Binary Calculations Are Inadequate to Assess Us, another 2021 interactive work, is an app currently under development. Dinkins again asks audiences to assist in the creation of data that might, someday, be adequate. Various stations in the gallery allow gallery-goers to experiment with the app on iPads, though it is also available for download on personal devices. The goal of the project is to create “two repositories—one for text and one for image—which will be available for people to use as an alternative to existing data sets.” Ultimately, the project hopes to bring awareness to the process of creating data that informs AI and sharing that “responsibility between the people, government and private corporations.” Where data comes from, who manages it, and who uses it are all interconnected, and there is much room for innovation. 

Exploring data bias is especially prevalent in Dinkins’ work with GAN computer-generated prints. In this series, she searched for generic terms like “A Black woman crying,” which resulted in an image of a “pink figure in a black cloak abstraction.” Dinkins notes that these results are much better than her earlier search attempts. The technology continually develops, but years later still produces inaccurate results, with Dinkins noting:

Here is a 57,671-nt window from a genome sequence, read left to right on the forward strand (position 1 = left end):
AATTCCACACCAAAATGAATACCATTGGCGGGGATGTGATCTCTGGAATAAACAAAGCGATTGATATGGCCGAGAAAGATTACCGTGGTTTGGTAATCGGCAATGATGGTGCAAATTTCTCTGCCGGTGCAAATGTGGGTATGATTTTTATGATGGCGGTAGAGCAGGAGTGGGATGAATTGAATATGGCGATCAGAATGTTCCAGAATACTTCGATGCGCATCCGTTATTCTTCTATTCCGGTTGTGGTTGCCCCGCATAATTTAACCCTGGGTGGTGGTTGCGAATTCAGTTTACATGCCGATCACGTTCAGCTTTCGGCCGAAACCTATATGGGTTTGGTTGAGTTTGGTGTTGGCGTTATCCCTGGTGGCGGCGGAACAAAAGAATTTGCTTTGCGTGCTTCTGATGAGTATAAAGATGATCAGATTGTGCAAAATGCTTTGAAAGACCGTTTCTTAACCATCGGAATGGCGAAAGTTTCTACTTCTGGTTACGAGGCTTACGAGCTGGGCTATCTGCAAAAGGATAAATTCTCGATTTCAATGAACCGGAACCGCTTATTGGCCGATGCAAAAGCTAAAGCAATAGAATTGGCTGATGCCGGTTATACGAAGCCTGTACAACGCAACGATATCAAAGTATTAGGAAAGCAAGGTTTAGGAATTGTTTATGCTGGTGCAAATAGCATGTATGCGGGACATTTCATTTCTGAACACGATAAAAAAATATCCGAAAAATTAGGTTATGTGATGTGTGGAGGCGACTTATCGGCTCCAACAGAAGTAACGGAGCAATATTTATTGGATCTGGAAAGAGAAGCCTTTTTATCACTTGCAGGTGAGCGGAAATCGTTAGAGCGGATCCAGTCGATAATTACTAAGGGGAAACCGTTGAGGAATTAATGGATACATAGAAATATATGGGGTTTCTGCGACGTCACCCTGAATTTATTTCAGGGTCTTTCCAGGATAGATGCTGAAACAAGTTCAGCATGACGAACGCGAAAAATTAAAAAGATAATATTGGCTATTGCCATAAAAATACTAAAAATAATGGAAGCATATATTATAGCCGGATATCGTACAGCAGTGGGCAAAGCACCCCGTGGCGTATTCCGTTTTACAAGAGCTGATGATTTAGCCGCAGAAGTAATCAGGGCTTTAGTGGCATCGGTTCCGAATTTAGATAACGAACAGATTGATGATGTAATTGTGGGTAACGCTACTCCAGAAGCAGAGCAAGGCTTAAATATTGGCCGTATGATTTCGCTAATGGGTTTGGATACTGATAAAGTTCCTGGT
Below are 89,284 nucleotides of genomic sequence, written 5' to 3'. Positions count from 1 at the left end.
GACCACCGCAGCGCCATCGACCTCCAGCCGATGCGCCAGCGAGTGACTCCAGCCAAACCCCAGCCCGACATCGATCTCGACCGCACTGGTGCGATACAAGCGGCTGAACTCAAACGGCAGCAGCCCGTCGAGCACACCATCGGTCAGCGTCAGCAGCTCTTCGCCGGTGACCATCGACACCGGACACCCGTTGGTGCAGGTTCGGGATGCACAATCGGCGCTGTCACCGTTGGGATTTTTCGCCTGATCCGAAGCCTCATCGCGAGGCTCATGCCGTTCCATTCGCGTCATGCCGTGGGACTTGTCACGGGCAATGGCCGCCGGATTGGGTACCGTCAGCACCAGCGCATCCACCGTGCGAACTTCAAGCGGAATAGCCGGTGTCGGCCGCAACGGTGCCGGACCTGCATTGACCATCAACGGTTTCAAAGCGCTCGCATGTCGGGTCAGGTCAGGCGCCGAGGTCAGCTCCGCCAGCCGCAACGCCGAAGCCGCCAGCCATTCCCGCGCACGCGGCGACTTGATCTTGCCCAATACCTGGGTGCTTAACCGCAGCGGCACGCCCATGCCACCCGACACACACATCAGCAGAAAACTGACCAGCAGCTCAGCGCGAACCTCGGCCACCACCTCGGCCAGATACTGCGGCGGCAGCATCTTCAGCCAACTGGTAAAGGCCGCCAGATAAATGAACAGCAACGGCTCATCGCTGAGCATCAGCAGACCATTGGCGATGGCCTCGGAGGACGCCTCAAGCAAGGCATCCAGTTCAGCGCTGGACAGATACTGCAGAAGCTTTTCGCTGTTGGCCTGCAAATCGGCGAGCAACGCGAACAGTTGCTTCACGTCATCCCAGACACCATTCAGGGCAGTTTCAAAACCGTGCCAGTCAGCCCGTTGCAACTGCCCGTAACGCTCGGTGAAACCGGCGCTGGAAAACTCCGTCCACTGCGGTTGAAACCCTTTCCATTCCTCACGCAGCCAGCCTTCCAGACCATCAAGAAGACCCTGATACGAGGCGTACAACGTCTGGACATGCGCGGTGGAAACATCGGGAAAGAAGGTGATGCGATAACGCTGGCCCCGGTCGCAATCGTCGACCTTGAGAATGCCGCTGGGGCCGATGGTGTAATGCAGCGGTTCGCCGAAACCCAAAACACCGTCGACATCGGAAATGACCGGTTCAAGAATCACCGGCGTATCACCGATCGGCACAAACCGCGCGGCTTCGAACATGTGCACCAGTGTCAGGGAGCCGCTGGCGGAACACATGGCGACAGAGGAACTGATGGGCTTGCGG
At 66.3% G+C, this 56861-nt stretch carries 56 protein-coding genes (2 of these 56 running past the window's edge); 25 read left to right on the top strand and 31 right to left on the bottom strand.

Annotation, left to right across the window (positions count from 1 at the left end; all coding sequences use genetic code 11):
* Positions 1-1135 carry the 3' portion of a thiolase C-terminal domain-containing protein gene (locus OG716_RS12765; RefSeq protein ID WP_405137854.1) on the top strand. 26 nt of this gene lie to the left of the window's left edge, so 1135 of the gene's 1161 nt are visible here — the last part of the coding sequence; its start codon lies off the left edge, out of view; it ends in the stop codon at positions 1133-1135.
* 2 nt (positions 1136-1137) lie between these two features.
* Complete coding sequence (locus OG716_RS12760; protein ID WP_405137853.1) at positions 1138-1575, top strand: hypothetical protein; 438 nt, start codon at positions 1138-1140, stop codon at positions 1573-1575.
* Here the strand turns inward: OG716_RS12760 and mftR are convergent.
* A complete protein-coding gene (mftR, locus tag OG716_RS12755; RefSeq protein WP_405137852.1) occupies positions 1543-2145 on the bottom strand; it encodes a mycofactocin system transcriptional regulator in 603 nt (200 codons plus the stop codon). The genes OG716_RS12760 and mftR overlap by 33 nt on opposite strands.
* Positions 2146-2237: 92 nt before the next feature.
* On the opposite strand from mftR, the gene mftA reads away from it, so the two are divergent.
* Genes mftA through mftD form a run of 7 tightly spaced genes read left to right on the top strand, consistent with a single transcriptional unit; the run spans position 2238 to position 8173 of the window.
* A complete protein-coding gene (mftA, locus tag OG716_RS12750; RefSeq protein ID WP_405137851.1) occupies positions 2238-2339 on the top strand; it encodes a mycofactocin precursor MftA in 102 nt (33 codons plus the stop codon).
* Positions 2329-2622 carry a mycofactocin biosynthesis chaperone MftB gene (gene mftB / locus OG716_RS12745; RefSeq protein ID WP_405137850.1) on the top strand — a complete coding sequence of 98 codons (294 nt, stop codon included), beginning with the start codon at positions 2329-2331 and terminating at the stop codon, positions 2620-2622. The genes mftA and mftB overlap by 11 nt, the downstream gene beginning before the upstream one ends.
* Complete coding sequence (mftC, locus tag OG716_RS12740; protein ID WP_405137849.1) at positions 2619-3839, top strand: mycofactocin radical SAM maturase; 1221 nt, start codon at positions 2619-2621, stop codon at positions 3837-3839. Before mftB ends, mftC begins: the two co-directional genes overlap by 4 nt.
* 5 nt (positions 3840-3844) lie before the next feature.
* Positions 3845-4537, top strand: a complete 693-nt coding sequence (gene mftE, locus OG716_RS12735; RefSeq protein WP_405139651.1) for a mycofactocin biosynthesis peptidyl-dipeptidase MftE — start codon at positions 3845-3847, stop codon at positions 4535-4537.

I discovered that within the data the default for the idea of a woman is white, no big surprise there. Using "An African American Woman smiling" yields more visually recognizable results than "A Black woman smiling" [but] that African American woman seems pinned to a time in the past. Add dark skin to the idea of African American and all bets were off. The representation became abstract, psychologically dark and reliant on the base idea of the color rather than a depiction of the idea as a whole. These results, while better still make me wonder what is necessary to depict folks of color more fully and accurately.

Dinkins' work suggests that in order to achieve this goal, technology users and developers need to create a new and more inclusive standard based on the experiences of those previously excluded. Systems should be built and refined by users, in a way that reflects their reality. AI is constantly evolving, after all. 

Elizabeth Smith is an AADL staff member and is interested in art history and visual culture.

"Stephanie Dinkins: On Love & Data" at U-M Stamps Gallery August 27 – October 23, 2021. On October 7, a workshop will be available (pre-registration required) to put ideas into action and work on the in-progress app known as Our Data.